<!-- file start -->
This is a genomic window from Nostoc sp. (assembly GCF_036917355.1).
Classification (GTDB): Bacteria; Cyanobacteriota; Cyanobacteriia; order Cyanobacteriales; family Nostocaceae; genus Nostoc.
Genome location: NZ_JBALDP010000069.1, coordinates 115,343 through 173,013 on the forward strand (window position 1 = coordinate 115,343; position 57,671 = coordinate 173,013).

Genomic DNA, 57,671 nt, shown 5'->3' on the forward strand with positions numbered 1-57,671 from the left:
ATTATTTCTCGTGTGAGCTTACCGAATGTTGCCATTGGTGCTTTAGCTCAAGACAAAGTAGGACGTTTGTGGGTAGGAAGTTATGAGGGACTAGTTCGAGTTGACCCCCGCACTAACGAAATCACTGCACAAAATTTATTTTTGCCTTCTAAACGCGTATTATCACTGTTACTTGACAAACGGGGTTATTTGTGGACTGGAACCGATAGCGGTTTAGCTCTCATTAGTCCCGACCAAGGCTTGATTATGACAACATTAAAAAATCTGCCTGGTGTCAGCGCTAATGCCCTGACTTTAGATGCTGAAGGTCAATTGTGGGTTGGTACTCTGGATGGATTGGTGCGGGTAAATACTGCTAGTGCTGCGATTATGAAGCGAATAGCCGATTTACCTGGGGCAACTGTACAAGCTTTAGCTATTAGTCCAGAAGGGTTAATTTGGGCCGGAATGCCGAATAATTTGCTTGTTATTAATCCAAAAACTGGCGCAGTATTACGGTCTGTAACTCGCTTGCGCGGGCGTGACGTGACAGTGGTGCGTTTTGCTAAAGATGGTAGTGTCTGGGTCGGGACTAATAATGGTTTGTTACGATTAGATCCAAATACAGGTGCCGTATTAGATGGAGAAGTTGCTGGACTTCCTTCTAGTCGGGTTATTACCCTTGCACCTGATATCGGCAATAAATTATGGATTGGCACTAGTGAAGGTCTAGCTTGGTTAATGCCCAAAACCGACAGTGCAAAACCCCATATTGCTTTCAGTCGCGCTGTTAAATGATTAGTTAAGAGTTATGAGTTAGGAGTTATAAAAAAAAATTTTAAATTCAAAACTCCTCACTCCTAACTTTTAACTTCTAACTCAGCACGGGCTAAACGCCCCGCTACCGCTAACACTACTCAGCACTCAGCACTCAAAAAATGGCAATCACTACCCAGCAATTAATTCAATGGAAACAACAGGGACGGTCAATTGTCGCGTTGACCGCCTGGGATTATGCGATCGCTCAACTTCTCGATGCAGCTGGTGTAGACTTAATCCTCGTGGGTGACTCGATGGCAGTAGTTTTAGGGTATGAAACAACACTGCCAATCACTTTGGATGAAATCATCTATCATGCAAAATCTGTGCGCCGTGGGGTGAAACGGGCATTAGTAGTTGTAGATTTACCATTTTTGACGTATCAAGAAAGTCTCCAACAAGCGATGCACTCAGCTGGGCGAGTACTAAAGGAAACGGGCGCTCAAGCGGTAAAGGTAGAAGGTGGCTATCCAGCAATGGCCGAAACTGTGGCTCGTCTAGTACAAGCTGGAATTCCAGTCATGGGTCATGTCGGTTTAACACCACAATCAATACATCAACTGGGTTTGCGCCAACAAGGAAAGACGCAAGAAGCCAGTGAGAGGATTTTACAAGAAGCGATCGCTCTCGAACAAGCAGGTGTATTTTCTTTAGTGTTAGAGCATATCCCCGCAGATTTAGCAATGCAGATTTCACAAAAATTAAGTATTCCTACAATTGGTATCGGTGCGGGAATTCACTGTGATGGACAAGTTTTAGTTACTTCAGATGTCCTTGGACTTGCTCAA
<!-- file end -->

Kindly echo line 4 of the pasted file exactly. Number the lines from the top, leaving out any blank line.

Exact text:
Genomic DNA, 57,671 nt, shown 5'->3' on the forward strand with positions numbered 1-57,671 from the left: